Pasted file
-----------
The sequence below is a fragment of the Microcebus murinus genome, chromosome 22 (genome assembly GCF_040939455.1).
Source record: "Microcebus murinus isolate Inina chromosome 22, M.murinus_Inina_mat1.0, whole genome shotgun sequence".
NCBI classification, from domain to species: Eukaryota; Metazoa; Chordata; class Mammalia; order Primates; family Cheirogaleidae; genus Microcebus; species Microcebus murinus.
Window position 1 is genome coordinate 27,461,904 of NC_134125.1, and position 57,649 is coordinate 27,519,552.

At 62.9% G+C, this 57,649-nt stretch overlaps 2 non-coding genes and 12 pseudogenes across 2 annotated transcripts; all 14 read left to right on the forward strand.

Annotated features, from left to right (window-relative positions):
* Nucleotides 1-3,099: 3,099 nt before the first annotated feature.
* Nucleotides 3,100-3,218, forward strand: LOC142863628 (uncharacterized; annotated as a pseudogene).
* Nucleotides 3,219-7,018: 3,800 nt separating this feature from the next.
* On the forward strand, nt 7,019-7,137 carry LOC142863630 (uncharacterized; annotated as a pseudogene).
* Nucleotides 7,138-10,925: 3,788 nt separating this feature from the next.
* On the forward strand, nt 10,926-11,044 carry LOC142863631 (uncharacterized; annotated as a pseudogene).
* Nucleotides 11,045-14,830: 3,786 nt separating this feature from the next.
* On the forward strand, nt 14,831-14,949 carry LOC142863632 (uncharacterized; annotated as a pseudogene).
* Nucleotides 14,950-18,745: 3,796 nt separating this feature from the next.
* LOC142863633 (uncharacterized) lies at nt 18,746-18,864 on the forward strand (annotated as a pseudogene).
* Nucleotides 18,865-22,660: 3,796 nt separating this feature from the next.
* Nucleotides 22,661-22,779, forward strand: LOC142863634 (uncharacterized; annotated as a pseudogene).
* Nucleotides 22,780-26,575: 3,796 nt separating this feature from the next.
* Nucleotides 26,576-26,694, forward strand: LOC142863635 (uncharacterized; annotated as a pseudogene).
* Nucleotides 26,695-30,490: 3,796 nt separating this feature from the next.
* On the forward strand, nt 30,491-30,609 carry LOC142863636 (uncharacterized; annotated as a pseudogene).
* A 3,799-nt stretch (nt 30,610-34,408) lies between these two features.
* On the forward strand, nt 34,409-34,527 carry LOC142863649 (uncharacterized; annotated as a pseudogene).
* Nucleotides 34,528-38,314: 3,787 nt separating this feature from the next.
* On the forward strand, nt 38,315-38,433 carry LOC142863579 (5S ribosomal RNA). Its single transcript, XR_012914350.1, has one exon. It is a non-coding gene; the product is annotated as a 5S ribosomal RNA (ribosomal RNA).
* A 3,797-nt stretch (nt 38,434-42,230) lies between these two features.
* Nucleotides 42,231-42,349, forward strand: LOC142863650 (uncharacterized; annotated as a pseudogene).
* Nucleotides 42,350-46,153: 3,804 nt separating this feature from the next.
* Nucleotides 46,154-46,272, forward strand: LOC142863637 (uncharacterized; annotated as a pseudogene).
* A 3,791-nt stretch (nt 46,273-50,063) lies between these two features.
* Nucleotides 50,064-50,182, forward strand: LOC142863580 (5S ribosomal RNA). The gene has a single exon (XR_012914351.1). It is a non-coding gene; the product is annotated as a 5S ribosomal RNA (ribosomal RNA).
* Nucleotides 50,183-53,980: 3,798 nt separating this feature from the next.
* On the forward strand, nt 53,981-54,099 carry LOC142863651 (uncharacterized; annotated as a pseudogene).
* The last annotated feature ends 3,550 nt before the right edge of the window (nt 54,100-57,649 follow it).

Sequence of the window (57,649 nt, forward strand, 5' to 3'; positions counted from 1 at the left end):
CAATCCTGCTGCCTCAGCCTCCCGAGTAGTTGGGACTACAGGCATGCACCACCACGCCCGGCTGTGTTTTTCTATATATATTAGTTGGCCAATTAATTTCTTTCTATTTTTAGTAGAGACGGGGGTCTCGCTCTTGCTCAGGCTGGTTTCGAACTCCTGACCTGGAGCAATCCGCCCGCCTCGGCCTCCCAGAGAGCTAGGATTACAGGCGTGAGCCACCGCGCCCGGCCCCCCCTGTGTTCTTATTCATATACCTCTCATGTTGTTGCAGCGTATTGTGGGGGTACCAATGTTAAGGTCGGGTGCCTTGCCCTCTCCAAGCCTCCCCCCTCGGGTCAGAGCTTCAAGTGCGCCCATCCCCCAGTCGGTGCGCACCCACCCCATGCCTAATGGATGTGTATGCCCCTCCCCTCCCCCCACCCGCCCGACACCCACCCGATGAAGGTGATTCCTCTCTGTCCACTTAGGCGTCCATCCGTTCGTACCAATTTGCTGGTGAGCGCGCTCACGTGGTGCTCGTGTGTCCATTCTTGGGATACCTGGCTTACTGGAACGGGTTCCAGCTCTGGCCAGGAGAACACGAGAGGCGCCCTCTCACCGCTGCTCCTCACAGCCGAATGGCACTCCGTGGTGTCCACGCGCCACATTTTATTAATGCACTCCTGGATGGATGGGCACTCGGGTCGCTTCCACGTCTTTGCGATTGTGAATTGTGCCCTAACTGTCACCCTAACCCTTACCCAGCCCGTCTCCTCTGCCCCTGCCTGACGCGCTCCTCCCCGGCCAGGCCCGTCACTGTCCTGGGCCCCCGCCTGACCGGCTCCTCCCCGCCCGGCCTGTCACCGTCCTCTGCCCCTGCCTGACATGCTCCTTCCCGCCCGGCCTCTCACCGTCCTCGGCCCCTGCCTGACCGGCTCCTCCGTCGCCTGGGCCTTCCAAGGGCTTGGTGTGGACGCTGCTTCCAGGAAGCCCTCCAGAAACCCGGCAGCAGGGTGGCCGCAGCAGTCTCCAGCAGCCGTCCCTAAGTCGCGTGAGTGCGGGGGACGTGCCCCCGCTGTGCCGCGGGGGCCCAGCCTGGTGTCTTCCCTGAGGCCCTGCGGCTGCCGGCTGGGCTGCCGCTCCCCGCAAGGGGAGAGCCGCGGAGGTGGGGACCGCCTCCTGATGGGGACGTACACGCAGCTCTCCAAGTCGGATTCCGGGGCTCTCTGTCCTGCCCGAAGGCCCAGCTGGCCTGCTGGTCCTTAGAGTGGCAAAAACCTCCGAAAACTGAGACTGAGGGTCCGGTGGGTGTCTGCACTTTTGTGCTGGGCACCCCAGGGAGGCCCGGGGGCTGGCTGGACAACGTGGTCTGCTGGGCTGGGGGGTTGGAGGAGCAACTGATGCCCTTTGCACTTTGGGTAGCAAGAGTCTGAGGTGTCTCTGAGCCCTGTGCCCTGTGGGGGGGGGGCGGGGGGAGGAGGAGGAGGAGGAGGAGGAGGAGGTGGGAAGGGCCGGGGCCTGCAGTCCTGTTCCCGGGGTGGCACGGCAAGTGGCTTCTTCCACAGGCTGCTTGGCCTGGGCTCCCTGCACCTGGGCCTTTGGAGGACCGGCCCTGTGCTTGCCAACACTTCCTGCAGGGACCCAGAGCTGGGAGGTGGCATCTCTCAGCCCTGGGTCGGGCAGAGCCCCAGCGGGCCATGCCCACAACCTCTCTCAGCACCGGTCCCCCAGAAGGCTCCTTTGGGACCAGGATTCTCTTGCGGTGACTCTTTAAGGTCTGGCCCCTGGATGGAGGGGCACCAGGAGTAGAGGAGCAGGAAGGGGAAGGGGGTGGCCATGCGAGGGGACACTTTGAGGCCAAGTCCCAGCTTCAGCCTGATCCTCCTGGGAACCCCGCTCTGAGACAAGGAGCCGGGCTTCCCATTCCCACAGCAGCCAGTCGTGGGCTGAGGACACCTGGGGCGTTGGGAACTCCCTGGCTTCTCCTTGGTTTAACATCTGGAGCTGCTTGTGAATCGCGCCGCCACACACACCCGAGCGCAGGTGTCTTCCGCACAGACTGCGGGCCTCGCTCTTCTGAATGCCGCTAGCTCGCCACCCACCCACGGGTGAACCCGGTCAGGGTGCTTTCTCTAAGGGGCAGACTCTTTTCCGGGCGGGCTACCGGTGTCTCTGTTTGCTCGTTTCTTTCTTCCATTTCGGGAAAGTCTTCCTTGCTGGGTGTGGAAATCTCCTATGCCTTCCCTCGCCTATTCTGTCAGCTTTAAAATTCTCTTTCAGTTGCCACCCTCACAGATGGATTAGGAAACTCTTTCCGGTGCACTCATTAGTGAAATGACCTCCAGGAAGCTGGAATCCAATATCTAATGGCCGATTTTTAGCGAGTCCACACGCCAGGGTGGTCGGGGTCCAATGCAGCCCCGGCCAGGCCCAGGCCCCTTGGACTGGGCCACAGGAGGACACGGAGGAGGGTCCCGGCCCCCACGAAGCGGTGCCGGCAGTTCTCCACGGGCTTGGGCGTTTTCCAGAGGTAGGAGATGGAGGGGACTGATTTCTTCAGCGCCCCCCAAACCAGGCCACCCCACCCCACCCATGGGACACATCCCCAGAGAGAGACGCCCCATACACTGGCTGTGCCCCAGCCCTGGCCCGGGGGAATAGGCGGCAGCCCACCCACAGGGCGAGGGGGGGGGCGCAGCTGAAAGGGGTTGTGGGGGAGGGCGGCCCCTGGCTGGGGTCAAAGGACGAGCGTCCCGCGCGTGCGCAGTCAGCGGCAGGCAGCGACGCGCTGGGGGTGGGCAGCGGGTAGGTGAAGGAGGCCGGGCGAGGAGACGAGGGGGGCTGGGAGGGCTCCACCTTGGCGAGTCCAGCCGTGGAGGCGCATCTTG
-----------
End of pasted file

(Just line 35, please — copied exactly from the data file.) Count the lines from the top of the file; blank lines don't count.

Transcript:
* The last annotated feature ends 3,550 nt before the right edge of the window (nt 54,100-57,649 follow it).